On Atmospheres: interview with Tonino Griffero, director of the book series Atmospheric Spaces

 

What is the main focus of the series Atmospheric Spaces?

The book series Atmospheric Spaces aims to provide an updated overview of the phenomenological and aesthetic concept of “atmosphere” – which has nothing to do with a meteorological or an earth-scientific idea of it. Rather, it collects essays that share a new perspective on the emotions, which are understood as affective entities spread out in the spaces we inhabit, and which have a great impact on our everyday life.

The second main goal of the series is to enhance our affective sensitivity by increasing our awareness on what happens to us when we feel something. Thus, a parte subjecti , studying atmospheres means to analyse the range of unintentional or involuntary experiences, with a particular focus on those situations which emotionally “tonalise” our everyday life experience. However, a parte objecti, it means to learn how to critically evaluate intentionally produced feelings – as it could happen within and artistic or political environment – and to avoid being manipulated by such feelings.

To which fields is the study of atmospheres relevant?

On a theoretical level, the study of atmospheres is very relevant to the fields concerning the Social Sciences and the Humanities. If atmospheres constantly imbue our lived spaces, they also concern (and fill out) our everyday life. Hence, many other fields, including Anthropology, Architecture, Economy, Geography, History, Law, Literature, Sociology, Psychopathology and so on, could benefit from a philosophical approach that looks at the affective qualities as entities that make our environments as fully lived space.

How does the notion of the atmosphere fall within the context of the so-called “affective turn” of the Social Sciences and Humanities?

Over the last decades of the twenty-first century, the “affective turn” has played a crucial role in the field of Social Sciences and Humanities. This study focuses on the affective life of the human beings and relies its research on the tight connection between the emotional world and the socio-cultural sphere.

Within this context, Atmospheric Spaces promotes a particular way of thinking about our affective life, providing a reading through the lens of the notion of “atmosphere”. From this perspective the “affective turn” means a renewed point of view on the actual locus (place) of the emotion. An emotion does not coincide with the affective layer of our inner life but instead, it is more close to a ‘being among other beings’. In other words, the emotion is a ‘quasi-thing’, which is endowed with influential expressive qualities. Animals, and in particular humans, meet such beings as much as they are affected and involved by them. Indeed, as the result of this encounter, an atmosphere is all but subjective. It is indeed as objective as other external entities and one could tell that they take place side by side with them. The link between the cultural and social process and the human affective life is therefore to be conceived as the one between a specific atmosphere (which has its own space and time) and such process.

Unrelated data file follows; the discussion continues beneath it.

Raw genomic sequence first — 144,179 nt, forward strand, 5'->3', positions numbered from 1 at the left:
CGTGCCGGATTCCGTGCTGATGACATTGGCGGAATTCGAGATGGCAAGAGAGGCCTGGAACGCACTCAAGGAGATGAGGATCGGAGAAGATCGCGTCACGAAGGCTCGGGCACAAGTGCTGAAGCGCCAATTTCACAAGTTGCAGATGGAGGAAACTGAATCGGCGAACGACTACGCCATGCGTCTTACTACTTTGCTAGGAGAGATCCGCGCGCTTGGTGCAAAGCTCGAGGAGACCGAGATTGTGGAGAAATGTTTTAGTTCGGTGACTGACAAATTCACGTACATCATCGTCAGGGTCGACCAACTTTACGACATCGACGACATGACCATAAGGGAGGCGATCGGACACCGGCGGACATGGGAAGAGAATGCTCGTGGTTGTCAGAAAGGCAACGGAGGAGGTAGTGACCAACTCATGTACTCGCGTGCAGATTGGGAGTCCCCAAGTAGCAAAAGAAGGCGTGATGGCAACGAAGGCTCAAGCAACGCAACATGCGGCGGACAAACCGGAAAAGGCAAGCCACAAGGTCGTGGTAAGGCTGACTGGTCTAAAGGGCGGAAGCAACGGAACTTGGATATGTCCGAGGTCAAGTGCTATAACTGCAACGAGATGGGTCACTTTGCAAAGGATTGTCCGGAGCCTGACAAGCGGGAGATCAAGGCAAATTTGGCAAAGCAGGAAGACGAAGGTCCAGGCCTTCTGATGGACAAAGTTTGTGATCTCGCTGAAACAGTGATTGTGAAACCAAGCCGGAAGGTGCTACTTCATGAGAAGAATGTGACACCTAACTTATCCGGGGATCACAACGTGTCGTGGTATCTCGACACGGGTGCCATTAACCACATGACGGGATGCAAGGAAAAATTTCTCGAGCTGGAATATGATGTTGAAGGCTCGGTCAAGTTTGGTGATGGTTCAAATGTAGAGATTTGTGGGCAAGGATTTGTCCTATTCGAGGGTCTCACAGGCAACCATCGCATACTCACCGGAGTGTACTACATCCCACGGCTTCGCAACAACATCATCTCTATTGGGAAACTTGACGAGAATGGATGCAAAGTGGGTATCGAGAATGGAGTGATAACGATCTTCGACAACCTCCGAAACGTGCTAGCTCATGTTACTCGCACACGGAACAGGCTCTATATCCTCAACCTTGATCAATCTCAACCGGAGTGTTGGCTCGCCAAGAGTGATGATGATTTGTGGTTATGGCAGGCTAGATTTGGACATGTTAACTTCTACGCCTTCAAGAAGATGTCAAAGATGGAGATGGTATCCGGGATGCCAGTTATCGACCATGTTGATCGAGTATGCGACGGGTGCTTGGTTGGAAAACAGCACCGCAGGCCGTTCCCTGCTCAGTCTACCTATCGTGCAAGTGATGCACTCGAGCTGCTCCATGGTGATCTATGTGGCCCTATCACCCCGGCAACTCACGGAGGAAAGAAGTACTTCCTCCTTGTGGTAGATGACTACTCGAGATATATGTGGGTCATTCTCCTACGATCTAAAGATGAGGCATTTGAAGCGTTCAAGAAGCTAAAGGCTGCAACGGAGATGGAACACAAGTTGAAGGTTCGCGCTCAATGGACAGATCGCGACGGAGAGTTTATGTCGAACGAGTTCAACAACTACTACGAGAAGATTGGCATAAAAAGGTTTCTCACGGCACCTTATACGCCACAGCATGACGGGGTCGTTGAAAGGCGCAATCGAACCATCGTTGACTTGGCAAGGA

Why is the notion of the atmosphere so relevant today – especially – from an aesthetic, political, economical, perspective?

Looking at the affective life of human beings is a necessary step for the broader understanding of human life and it plays a crucial role in order to face the current global social, political and economic challenges. Indeed, the “atmospheric” point of view enhances our capacity to strikingly grasp such complex systems. An atmosphere is able to recognise their depth emotional nature: there is neither political nor economic system whose power does not depend on a profound affective involvement. Further to this, the “atmospheric gaze” does not reduce the latter to a mere subjective matter, since the affective involvement concerns the fact that human beings live in an emotionally attuned environment.

Finally, I think that such an awareness is necessary to allow humans to get emancipated from the constraints of our system and, as far as possible, to provide a tool that helps to freely choose what is better for us.

 

Tonino Griffero is full Professor of Aesthetics at University of Rome Tor Vergata, where he teaches Aesthetics. Author of numerous books about Hermeneutics, German Idealism and Aesthetics of Atmosphere, he has translated many books from German into Italian.

 

BOOKS IN THE SERIES:

Critique of aesthetic capitalism 

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Situations and atmospheres in organizations. A (new) phenomenology of being-in-the-organization

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